Teaching for Equity and Justice

For: Classroom Teachers and School Administrators, Grades 6 - 12

NJAIS is pleased to partner with Facing History and Ourselves for this three-part series. This experience examines the tremendous responsibility of educators today: teaching students content, cultivating social-emotional skills, and preparing informed and active global citizens to create a more equitable and inclusive society. Across the country, anit-racist educators and administrators are acknowledging that schools themselves—both the practice of schooling and the outcomes students are achieving—are not equitable across lines of race and class. These inequities have been laid bare throughout the COVID-19 crisis, and Facing History and Ourselves has designed an approach and a professional development model to help educators address these troubling and historically rooted disparities.

Sessions Include:

Session I:

Inclusive Classrooms

Thursday, September 24, 2020; 3:00 - 5:00 p.m.

This session is designed to support educators in framing their classroom cultures and expectations, especially during the early part of the school year. This includes the development of students' social-emotional skills in order to engage in an open and supportive classroom community. A focus will be placed on the importance of establishing classroom norms and an inclusive environment where students honor and value differing perspectives, question assumptions, and actively listen to others. The session will also incorporate resources related to teaching and discussing current events.

Session II:
My Part of the Story: Exploring Identity in the United States

Wednesday, October 21, 2020; 3:00 - 5:00 p.m.

The session will include lessons and activities designed to help students understand that the identity of the United States is dynamic, not static, and to see that their choices and their stories fuel this dynamism. The strategies used here to help students explore the factors that influence their own identities can be adapted to analyze and build historical empathy for individuals in history and deeper understanding of characters in literature. The engagement that this unit ignites in students can be sustained throughout the entire year if the course is constructed to be inclusive of the experiences and perspectives of the diversity of individuals and groups who have made crucial contributions to the history, literature, and culture of the United States.

Session III:
From Reflection to Action: Choosing to Participate

Tuesday, November 17, 2020; 3:00 - 5:00 p.m.

This session will include a flexible collection of activities, readings, lessons, and strategies that educators can use to develop a civic action experience that meets their classroom’s specific curriculum objectives, grade level, and available time. The resources in the provided toolkit are infused with the understanding that effective “action civics” depend not only on providing civic education, grounded in the study of history and literature, that nurtures students’ capacity for reflection and action, but also on supporting these essential practices:

  • Civic education begins in learner-centered classrooms that value students’ identities.
  • Civic education must confront bias and develop a sense of the common good.
  • Civic education must engage with the complexities of history.
  • Civic education must introduce current events and controversial issues.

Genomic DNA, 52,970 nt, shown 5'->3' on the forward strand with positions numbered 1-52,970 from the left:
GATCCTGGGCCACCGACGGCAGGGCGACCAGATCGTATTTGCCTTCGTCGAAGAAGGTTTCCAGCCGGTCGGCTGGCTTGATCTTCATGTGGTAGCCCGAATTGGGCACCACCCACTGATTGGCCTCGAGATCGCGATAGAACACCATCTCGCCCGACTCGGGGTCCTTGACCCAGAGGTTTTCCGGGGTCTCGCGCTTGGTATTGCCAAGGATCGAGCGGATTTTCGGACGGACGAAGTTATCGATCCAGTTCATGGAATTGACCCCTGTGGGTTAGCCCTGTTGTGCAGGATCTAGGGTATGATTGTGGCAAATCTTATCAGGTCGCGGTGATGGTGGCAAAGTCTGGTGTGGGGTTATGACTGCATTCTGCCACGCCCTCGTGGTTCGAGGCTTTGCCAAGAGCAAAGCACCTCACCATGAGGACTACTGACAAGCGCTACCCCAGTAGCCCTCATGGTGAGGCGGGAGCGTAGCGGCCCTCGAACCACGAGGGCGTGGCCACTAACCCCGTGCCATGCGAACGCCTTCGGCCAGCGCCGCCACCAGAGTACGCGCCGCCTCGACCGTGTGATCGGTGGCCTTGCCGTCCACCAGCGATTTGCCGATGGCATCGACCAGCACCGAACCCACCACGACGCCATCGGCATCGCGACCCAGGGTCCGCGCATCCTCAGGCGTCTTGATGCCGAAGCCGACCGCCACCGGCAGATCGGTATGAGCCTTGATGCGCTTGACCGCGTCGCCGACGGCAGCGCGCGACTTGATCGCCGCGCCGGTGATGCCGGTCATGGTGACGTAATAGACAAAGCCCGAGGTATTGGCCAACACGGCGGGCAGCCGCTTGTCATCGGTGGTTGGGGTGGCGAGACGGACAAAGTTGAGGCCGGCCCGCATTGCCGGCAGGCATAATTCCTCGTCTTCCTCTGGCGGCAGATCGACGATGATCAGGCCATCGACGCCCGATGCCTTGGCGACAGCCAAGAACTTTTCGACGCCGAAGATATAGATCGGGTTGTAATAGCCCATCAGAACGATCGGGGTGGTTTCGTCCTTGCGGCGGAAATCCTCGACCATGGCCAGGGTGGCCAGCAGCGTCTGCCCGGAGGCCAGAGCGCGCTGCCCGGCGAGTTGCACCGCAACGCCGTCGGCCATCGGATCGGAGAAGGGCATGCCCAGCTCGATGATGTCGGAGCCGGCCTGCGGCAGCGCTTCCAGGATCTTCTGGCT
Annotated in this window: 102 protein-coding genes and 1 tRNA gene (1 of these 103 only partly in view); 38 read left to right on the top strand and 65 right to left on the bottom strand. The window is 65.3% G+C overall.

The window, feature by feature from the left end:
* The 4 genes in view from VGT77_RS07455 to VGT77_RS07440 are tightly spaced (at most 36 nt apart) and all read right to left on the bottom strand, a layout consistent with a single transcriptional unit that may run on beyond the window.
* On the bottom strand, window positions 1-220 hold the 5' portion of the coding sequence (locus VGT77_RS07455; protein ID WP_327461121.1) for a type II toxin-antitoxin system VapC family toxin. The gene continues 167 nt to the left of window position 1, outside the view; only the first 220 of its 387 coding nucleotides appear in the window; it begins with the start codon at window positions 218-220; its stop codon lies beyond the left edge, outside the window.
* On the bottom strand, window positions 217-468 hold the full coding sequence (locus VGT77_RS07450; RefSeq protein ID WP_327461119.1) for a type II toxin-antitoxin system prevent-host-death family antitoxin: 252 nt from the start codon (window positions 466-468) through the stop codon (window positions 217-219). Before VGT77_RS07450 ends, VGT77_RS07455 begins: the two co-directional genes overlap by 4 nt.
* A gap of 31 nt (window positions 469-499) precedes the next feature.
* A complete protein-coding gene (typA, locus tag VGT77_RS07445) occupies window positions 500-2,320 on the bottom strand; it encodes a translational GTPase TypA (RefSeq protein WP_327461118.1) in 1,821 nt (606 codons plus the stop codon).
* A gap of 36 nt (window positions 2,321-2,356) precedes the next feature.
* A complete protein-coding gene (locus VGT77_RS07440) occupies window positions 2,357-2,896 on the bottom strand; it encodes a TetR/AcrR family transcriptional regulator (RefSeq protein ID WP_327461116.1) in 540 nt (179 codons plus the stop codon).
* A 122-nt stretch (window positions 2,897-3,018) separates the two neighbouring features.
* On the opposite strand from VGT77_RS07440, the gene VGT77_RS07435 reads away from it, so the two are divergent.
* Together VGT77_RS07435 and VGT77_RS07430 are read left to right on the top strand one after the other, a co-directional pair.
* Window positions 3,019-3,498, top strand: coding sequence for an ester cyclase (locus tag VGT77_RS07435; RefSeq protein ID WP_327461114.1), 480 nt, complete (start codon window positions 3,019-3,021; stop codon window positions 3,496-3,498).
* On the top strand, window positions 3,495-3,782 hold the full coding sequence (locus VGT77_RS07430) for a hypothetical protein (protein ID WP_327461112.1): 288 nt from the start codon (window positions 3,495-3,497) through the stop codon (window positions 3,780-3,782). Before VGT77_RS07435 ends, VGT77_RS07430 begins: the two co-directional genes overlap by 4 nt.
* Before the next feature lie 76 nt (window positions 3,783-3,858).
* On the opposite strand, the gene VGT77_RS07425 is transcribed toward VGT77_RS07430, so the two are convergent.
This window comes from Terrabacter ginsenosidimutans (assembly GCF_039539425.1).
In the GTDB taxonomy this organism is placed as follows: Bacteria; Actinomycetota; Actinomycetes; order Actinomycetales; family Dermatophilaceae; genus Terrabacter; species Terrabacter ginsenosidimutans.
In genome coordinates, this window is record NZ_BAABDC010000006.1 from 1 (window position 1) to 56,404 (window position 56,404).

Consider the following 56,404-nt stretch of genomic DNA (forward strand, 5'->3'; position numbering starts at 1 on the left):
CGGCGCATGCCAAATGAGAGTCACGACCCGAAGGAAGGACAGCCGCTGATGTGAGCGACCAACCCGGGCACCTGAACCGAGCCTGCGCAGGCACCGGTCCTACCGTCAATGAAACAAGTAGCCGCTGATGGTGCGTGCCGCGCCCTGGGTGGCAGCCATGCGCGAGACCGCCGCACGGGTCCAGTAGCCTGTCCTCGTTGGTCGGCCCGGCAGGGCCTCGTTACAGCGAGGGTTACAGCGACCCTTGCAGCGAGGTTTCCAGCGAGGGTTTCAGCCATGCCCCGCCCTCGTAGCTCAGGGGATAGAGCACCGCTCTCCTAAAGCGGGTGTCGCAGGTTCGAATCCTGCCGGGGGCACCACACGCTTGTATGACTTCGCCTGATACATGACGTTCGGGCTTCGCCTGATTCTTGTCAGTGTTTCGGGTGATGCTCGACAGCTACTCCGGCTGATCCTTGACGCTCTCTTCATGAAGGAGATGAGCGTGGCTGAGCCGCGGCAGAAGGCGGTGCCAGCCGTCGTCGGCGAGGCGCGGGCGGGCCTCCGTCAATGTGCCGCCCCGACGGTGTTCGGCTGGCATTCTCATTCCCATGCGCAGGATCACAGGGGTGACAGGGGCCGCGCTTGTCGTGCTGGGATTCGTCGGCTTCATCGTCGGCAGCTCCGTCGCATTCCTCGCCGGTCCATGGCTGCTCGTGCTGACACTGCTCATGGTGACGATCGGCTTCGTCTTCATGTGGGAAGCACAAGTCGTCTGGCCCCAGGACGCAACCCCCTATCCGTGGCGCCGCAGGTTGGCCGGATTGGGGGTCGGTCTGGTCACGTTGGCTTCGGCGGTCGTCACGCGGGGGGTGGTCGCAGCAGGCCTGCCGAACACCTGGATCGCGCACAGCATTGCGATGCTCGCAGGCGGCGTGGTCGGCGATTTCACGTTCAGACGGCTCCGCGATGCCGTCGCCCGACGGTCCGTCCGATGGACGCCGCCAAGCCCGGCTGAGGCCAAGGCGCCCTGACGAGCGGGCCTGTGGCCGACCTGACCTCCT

Program Fee

One Session: $85 per registrant, Member Schools; $135 per registrant, NonMember Schools

Two Sessions: $150 per registrant, Member Schools; $250 per registrant, NonMember Schools

Three Sessions: $200 per registrant, Member Schools; $345 per registrant, NonMember Schools

About the Facilitator:

Franklin Stebbins is a Senior Program Associate for New Jersey Growth and Strategy at Facing History and Ourselves, New York office. Before joining Facing History, Frank was a New Jersey classroom teacher for 17 years. During that time, he started a full year Holocaust and Genocides elective that heavily used Facing History resources and pedagogy. He was recognized as the 2018 Gina Lanceter Power of One Award by the New Jersey Holocaust Commission, the 2019 Dr. Hank Kaplowitz Outstanding Human Rights Educator of the Year by the Human Rights Institute at Kean University, the 2019 Unity Award for Achievement by an Educator by the Union County Human Relations Commission, and as a 2019 Exemplary Educator by the New Jersey Department of Education.

Registration Form

Registrant 1:

Registrant 2:

Registrant 3:

Registrant 4:

Registrant 5:

Registrant 6:

Registrant 7:

Registrant 8:

Registrant 9:

Registrant 10:

(Non-Member Schools - Please select "Non-Member School" from the drop-down menu and complete section below)​​​​​​​​​​​​​​​​

(where we can reach you and for billing questions)​​

MEMBER INFORMATION: If your school is a member of NJAIS, upon receipt of your registration, we will automatically generate an invoice and send it to your Business Office. Payment is not required at the time of your registration. Your school will have 30 days to pay the invoice.

NON-MEMBER INFORMATION: If you are an employee of an organization or school that is NOT a member of NJAIS and you are registering for this workshop, please provide the company/school address. We will automatically generate an invoice and send it to your Business Office. Payment is not required at the time of your registration. Your school will have 30 days to pay the invoice. Thank you.

Cancellation Policy:

Registration fees will only be refunded if NJAIS is notified of your cancellation two weeksprior to the program. You may transfer your registration to a colleague in your school at no cost.